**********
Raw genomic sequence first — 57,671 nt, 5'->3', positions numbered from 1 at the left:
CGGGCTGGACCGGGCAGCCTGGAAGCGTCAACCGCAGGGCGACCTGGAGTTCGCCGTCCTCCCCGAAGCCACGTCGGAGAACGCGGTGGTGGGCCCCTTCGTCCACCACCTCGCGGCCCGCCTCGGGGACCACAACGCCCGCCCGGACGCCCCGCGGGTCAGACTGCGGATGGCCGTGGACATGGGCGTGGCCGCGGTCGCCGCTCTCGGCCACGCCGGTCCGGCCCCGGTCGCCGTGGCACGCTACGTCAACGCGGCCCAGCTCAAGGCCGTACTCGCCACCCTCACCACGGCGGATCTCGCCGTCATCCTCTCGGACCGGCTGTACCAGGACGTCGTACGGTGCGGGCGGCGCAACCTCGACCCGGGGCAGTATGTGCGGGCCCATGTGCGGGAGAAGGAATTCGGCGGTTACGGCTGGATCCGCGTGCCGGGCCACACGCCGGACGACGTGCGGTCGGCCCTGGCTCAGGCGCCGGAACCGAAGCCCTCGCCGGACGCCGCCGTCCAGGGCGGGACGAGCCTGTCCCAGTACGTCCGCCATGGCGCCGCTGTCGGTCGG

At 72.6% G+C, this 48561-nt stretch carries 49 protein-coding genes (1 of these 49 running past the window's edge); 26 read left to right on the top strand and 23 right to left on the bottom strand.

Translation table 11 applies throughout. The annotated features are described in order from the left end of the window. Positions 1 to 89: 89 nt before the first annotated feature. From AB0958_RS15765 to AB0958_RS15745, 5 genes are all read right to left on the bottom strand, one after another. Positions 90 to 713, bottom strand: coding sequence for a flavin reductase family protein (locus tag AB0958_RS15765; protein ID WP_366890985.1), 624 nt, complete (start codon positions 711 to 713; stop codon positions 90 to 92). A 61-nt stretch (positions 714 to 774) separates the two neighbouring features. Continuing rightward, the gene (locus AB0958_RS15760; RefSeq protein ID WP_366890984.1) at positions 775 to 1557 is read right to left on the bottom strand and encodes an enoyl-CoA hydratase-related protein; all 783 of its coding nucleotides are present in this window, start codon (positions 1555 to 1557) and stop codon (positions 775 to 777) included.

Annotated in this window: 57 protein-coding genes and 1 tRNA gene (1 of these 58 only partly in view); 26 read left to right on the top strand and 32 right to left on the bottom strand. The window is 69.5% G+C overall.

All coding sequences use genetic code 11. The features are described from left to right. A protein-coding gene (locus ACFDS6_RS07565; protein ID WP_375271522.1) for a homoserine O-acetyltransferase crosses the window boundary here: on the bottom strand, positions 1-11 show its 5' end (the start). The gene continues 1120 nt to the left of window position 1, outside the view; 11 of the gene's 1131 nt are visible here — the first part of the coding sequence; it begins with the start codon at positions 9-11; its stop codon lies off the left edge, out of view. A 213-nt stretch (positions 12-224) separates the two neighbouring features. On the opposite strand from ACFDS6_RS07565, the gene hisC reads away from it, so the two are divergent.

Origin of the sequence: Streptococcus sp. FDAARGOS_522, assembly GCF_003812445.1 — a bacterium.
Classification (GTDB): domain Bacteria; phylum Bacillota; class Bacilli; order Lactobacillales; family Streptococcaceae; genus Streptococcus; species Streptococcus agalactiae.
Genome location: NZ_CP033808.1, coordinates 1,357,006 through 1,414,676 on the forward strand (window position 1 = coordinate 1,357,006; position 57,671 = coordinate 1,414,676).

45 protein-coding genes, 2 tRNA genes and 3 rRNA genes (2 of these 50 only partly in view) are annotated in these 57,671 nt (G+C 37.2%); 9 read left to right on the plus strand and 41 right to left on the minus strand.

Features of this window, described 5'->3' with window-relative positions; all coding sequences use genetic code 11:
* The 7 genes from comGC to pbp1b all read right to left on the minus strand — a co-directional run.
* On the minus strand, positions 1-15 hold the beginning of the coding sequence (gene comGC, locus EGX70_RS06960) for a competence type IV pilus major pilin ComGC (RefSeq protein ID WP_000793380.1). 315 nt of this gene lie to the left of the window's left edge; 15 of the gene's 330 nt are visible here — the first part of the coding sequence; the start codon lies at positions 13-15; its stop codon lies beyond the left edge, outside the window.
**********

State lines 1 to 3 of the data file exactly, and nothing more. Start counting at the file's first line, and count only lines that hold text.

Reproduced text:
Raw genomic sequence first — 57,671 nt, 5'->3', positions numbered from 1 at the left:
CGGGCTGGACCGGGCAGCCTGGAAGCGTCAACCGCAGGGCGACCTGGAGTTCGCCGTCCTCCCCGAAGCCACGTCGGAGAACGCGGTGGTGGGCCCCTTCGTCCACCACCTCGCGGCCCGCCTCGGGGACCACAACGCCCGCCCGGACGCCCCGCGGGTCAGACTGCGGATGGCCGTGGACATGGGCGTGGCCGCGGTCGCCGCTCTCGGCCACGCCGGTCCGGCCCCGGTCGCCGTGGCACGCTACGTCAACGCGGCCCAGCTCAAGGCCGTACTCGCCACCCTCACCACGGCGGATCTCGCCGTCATCCTCTCGGACCGGCTGTACCAGGACGTCGTACGGTGCGGGCGGCGCAACCTCGACCCGGGGCAGTATGTGCGGGCCCATGTGCGGGAGAAGGAATTCGGCGGTTACGGCTGGATCCGCGTGCCGGGCCACACGCCGGACGACGTGCGGTCGGCCCTGGCTCAGGCGCCGGAACCGAAGCCCTCGCCGGACGCCGCCGTCCAGGGCGGGACGAGCCTGTCCCAGTACGTCCGCCATGGCGCCGCTGTCGGTCGG

At 72.6% G+C, this 48561-nt stretch carries 49 protein-coding genes (1 of these 49 running past the window's edge); 26 read left to right on the top strand and 23 right to left on the bottom strand.